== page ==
In 1987, Stephen Jaques Stone James merged with Mallesons. The firm subsequently adopted the name of "Mallesons Stephen Jaques". At the time of the merger, Stephen Jaques Stone James - one of the leading Sydney based firms - had 79 partners and 251 solicitors (a total of 330 lawyers) and Mallesons - one of the leading Melbourne based firms - had 37 partners and 83 solicitors (a total of 120 lawyers). The 1987 merger was driven by an assessment that Sydney, Australia's international business centre and largest city, and Melbourne, the traditional home to many of Australia’s major corporations and financial institutions, had become one legal market. This had happened as a result of advances in telecommunications and computer technologies. In addition, it was felt that the merger of the two firms - with their similar cultures and backgrounds, and with many shared clients - would give the firm the necessary depth of legal talent, and the level of technological and know-how support, to be able to assist key clients internationally, as well as in Australia. The merger enabled the firm to look after clients in Sydney, Melbourne, Perth and Canberra. In 1989, the firm opened an office in Brisbane.

Mallesons Stephen Jacques established its Hong Kong office in 1989, and Beijing office in 1993. The firm also established an alliance with Posman Kua Aisi Lawyers of Port Moresby, Papua New Guinea in 1995. In 2004 the firm strengthened its Beijing resources by taking on some lawyers and support staff from the former local office of Denton Wilde Sapte. Later that year Mallesons merged with the Hong Kong and Shanghai corporate boutique Kwok & Yih

King & Wood PRC Lawyers[edit]

King & Wood was among the first law firms established in the People’s Republic of China during the modern era. In 1993, King & Wood’s founding partners were still working with a state-sponsored organization, the China Council for the Promotion of International Trade, when the central government permitted private ownership of law firms, allowing them to create the firm.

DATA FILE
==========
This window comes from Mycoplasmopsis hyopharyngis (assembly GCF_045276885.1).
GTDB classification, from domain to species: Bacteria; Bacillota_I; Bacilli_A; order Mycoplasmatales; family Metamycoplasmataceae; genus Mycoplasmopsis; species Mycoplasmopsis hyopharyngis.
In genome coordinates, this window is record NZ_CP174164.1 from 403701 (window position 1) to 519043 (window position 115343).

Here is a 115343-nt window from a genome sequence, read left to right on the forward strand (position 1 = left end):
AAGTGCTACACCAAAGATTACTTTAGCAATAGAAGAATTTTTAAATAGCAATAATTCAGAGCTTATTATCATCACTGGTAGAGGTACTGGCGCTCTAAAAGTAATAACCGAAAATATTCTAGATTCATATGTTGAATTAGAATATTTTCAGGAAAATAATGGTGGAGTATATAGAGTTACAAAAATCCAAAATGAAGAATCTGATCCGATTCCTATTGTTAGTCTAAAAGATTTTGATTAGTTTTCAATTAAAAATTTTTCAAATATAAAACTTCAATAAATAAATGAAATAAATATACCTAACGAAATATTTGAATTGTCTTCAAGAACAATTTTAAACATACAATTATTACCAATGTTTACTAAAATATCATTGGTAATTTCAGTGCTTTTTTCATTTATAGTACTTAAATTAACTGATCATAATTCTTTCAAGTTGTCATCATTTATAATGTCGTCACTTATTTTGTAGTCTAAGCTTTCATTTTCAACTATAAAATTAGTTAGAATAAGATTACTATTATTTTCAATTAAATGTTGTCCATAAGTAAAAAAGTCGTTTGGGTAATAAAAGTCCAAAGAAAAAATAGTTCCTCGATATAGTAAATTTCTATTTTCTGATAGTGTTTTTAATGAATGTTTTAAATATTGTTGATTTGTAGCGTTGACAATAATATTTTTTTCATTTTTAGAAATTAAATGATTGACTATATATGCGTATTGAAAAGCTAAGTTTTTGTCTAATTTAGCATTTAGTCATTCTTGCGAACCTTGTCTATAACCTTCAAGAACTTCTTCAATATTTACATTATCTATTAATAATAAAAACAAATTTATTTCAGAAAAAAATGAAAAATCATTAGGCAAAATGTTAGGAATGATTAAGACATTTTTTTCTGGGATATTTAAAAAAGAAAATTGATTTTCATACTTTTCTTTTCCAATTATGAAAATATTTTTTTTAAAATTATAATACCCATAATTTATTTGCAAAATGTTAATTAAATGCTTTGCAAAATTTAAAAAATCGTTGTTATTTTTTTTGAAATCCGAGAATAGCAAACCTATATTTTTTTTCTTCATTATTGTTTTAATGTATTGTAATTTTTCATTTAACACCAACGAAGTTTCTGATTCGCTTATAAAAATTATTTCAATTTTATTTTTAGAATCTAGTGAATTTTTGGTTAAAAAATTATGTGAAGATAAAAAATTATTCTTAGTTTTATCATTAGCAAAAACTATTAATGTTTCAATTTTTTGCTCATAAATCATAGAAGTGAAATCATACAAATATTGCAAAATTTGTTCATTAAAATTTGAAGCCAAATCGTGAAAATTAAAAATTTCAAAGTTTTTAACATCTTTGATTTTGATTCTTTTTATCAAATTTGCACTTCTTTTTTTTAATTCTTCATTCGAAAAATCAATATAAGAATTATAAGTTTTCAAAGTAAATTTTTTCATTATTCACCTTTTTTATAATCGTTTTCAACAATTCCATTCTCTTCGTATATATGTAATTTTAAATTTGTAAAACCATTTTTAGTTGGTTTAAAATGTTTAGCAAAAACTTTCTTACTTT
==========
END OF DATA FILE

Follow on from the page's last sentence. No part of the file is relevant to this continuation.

The name of the firm is an example of Western-oriented marketing by a Chinese firm. There is no "Mr King" or "Ms Wood" among the founders of the firm, the names having been chosen for their "ear appeal" among prospective Western clients. The corresponding portion of the Chinese name is 金杜 ("Jin Du"), which likewise do not refer to a specific "Mr Jin" or "Mr Du".

The firm’s clients included Citigroup, China Life, Wal-Mart, PetroChina, Bank of China, the Beijing Organizing Committee of the 2008 Summer Olympics.[13] Prior to merging with Mallesons Stephen Jacques, King & Wood maintained an alliance with Australian law firm Gilbert + Tobin.[14][15]

SJ Berwin[edit]

In 2013, King & Wood Mallesons and British-headquartered, "Silver Circle" law firm SJ Berwin announced that from 1 November 2013 SJ Berwin would merge with King & Wood Mallesons by joining the Swiss Verein as a fourth member.[16]

SJ Berwin was founded by lawyer Stanley J. Berwin along with 15 lawyers in 1982.[17] It was driven forward by Berwin until his death in 1988,[18] after which he was succeeded by Christopher Haan. In 1992, leadership of the firm was handed over to David Harrel, who led the firm for 13 years. Harrel oversaw SJ Berwin's strategy of European expansion. The management of the firm passed to fund formation partner Jonathan Blake in 2005, who took on the senior partner role alongside existing managing partner Ralph Cohen. During 2009 the firm opened three new offices in Hong Kong, Dubai and Shanghai. In 2010 Ralph Cohen stood down as Managing Partner and was replaced by Rob Day, who took office in November 2010.

Post-merger, SJ Berwin changed its name to "King & Wood Mallesons", but traded for a transitional period as "King & Wood Mallesons SJ Berwin" in Europe and the Middle East.

Offices[edit]

King & Wood Mallesons has 32 offices across Asia, Australia, Europe, the Middle East and North America.

Main practice areas[edit]

Pro bono[edit]

King & Wood Mallesons provides pro bono legal assistance and representation on a number of matters each year and supports a number of other community initiatives.[19] The firm has a dedicated human rights group[20] and, in conjunction with the Ted Noffs Foundation, provides free legal advice for people aged from 14 to 25.[21] In 2013, the firm was named Corporate Social Responsibility Firm of the year by the Australasian Legal Business Awards, for the fifth consecutive year.[19]

Recognition[edit]

Recent awards won by King & Wood Mallesons include:

  • 'Most Innovative Law Firm' and 'Most Innovative in Financial Law' at the 2014 Financial Times Asia-Pacific Innovative Lawyers 2014 Awards.[22]